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I just posted some of this same information on another forum post about fueling for "long runs"... I wouldn't normally cross-post, but these topics are very similar and so some people may find my experiences useful.

I ran 20 miles today on water only. About an hour before my run I ate a couple tbsps each of Cashews, Macadamia Nuts, Raisins, and a smallish 6" banana.

I'd say my run was "good" but not great. My goal was 7:50-8:00min/mile. I ran the first 11 miles in 7:49/mile pace, but then I started fading. I don't think I was low on energy, but it started raining, the wind picked up, and it was cold. So mentally I felt sluggish for the next 6 miles.

If that had been how it ended, I would have chalked it up to a below average early season run. But at mile 18, I ran 7:31, mile 19 at 7:49, and mile 20 fastest of all at 7:25! I ended up averaging 7:59/mile for the entire run, which is right around my marathon race pace, but not a marathon PR pace.

Again, this was WATER ONLY for 2:40 at a solid zone 2 workout pace for me.

This is day 27 of my Whole 30, so if you're wondering if "it's possible" to run long runs on a whole 30 program... this is one example of it being possible.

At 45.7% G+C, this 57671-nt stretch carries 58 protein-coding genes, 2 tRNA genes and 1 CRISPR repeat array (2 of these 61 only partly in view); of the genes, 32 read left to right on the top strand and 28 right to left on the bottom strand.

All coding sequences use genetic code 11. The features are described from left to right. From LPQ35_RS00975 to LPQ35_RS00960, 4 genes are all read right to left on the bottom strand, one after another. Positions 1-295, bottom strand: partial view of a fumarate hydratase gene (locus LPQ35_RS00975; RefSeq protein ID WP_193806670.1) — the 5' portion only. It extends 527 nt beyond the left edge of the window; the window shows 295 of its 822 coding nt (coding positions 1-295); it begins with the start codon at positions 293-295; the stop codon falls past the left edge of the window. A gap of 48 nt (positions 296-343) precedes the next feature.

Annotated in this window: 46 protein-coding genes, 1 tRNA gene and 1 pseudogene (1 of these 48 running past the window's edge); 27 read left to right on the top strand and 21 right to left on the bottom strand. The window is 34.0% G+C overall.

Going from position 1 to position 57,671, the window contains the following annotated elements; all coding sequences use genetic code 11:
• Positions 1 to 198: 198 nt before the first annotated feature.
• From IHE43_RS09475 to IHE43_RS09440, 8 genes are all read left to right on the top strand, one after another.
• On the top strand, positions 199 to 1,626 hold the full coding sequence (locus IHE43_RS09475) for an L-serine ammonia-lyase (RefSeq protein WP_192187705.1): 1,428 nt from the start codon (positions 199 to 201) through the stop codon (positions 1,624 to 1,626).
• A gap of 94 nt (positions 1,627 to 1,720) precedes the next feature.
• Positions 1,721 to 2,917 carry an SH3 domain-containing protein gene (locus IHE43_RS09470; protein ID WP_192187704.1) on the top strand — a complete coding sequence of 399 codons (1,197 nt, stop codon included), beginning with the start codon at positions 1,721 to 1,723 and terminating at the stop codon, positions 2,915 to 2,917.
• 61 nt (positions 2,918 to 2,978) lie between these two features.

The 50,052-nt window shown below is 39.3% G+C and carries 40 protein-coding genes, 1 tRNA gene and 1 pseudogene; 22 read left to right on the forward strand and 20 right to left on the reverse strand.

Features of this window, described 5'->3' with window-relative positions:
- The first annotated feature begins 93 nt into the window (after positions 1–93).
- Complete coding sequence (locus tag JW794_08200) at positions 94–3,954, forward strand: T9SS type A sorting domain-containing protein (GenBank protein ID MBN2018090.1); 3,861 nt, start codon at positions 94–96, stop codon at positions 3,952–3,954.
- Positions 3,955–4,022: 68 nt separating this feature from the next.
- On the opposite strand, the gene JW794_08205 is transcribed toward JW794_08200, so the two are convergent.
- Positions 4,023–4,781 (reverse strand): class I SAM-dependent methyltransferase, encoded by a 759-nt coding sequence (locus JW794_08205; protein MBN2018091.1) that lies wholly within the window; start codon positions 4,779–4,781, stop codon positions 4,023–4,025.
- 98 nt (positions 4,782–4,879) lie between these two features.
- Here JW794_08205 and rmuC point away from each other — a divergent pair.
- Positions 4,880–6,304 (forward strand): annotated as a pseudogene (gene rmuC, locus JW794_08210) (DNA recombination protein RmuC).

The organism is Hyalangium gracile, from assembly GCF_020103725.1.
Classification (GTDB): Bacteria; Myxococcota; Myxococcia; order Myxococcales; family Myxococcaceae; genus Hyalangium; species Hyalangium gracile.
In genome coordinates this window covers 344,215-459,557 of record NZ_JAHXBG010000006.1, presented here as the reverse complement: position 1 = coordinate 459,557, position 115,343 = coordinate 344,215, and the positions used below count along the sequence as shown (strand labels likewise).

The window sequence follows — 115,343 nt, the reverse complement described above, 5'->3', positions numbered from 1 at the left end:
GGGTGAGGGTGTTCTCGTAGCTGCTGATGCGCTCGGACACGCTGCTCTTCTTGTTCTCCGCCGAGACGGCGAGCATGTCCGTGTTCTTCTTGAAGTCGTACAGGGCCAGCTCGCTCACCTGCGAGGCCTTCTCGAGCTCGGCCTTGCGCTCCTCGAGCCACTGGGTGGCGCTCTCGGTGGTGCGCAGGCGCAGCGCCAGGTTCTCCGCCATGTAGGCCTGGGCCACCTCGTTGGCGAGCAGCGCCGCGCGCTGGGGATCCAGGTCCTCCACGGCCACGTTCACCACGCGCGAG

Although this is my first whole 30, I have been eating a very similar diet for the last 10 months. My pre-Whole30 diet was near-paleo gluten free/dairy free (with an occasional ~1/month cheat), but more importantly it's been about 50% FAT, 30% Protein, and 20% Carbohydrates. I eat mostly green leafy vegetables: ~6 cups per day. I rarely eat fruits: most days NO fruit, some days like today 1-2 servings. I probably average 5 servings of fruit per week. I also rarely eat higher CHO vegetables, like Sweet Potatoes. In fact, I've only had my first serving of sweet potatoes on W30 last night for dinner and this morning as part of my breakfast. The point is my average daily CHO intake is ~90g. Granted, being only 135lbs with a BMR of about 1,200kcals, I don't need a lot of calories anyway.

Although I've never confirmed this, I don't believe I am in nutritional ketosis, but I do believe I have reached a state of "fat adaptation" that allows me to achieve these types of performance results.

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Robin,

I'm not an expert. I have no certified nutritional, sports physiology, or medical training. So, anything I tell you, consider it to be purely anecdotal for my own personal experiences and body type.